In spite of approaching new groups with digital tools and social media, recruitment targets are still not being met. Representation of women has increased from 11.4 percent in 2001, to 15.3 percent in 2018, but hasn’t seen the promised 1 percent growth, per year mark. Visible minority inclusion rates have grown to 8.2 percent but misses its 11.8 percent goal and Indigenous Peoples representation is at 2.8 percent, short of its 3.5 percent objective. With attrition rates becoming more of a concern, recruitment through social media efforts will need to be intensified.
The world of defence has demonstrated that social media can be used as highly effective tools to deliver its messages with a new approach. It allows to reach a broader audience and target advertisements at specific demographics that appeal to specific shortages in personnel. Social media represents the future of recruitment as it allows recruiters to look into the online profile their target audiences to tailor specific skills search and create unique advertisements.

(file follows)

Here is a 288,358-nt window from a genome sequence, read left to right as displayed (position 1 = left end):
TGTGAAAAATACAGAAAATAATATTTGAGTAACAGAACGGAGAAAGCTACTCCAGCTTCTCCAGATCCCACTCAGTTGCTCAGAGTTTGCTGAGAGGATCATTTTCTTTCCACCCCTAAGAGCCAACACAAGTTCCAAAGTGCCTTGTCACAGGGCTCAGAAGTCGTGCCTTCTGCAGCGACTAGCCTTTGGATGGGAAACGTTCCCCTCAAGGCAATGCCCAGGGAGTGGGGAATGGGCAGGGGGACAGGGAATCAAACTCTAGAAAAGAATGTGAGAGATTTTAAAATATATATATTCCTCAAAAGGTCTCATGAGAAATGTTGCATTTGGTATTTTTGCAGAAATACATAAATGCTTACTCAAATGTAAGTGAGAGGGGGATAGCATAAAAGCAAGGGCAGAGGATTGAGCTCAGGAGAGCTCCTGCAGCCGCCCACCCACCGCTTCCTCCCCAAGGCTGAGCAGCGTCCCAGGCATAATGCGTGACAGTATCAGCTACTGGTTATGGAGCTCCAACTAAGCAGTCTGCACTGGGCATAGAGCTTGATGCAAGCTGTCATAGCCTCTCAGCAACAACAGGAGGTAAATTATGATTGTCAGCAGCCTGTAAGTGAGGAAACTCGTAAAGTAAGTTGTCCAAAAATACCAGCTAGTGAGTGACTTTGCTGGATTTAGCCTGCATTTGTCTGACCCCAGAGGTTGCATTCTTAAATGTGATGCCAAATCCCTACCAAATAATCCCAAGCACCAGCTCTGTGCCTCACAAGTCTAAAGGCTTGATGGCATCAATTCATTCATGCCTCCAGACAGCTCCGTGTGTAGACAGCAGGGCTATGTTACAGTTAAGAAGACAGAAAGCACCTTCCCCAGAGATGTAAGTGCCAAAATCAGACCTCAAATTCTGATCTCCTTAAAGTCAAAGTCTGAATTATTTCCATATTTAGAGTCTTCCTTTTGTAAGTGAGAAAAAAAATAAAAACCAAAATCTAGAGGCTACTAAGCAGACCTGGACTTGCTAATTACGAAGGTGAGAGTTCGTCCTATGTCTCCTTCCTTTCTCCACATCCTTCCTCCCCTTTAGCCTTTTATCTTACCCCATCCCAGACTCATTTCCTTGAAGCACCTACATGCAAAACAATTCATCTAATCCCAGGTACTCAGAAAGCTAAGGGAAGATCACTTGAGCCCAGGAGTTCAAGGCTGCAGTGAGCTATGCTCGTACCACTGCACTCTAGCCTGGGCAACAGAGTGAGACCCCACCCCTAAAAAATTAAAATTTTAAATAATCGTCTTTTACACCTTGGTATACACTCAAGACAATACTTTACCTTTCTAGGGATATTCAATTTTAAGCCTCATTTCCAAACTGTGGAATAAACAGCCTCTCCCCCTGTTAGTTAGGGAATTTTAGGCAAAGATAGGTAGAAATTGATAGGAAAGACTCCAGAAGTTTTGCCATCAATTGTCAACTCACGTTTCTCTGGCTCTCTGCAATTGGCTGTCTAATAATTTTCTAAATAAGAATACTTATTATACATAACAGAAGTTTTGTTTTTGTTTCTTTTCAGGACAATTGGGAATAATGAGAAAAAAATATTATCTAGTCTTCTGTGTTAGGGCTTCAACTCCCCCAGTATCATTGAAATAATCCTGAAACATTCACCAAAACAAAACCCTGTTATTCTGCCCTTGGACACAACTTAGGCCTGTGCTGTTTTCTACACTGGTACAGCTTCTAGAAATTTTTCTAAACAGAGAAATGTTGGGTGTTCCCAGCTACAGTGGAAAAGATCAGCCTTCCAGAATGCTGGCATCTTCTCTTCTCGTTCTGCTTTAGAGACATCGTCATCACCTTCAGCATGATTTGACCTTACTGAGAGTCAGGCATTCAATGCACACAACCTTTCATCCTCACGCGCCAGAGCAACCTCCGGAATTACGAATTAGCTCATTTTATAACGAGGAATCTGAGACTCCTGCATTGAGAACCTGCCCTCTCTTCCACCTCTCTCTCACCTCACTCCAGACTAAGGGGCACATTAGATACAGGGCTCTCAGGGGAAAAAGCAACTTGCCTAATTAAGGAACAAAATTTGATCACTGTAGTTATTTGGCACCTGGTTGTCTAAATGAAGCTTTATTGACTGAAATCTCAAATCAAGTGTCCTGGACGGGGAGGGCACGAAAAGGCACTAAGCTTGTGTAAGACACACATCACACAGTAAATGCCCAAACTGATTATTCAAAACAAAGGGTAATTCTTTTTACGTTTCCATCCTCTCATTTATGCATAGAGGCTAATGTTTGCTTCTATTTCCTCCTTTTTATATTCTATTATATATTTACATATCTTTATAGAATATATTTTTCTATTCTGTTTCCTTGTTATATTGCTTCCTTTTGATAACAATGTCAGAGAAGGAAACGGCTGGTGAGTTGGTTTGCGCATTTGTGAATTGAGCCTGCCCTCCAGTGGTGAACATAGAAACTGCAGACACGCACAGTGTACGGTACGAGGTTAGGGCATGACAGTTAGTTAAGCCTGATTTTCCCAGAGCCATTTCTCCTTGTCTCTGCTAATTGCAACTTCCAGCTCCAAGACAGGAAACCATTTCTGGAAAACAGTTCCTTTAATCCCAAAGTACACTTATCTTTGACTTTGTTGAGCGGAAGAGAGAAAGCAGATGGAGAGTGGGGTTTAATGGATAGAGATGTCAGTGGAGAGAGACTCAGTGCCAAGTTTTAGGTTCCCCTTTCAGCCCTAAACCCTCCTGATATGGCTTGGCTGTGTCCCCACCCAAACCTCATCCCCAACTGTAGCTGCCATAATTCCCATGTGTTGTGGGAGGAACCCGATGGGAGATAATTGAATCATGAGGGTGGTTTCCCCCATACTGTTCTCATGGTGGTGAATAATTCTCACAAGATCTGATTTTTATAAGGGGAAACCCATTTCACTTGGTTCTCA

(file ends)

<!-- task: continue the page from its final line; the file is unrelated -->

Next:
Tamara Spitzer is an intern at the CDA Institute and a Masters student at the Norman Paterson School of International Affairs.
*Image courtesy of the Canadian Forces
“Canada’s Armed Forces, Struggling to Hit Diversity Goals, Turns to New Digital Recruiting Tools – National | Globalnews.Ca,” September 14, 2018. https://globalnews.ca/news/4450927/canada-armed-forces-diversity-goals-digital-recruiting/.
Defence, National, and National Defence. “Canadian Armed Forces Is Hiring.” Navigation page. aem, June 7, 2017. https://www.canada.ca/en/department-national-defence/campaigns/in-demand-jobs.html?utm_medium=google&utm_source=cpc&utm_campaign=GC/DND-MDN%20-%20ADV%201819-0020-IT-02%20-%20Recruitment%20Campaign%20-%202018-2019%20-%20Search&utm_term=join%20military&utm_content=270402396844.
“Detailed Action Plan for OAG Report Recommendations,” 2016, 12.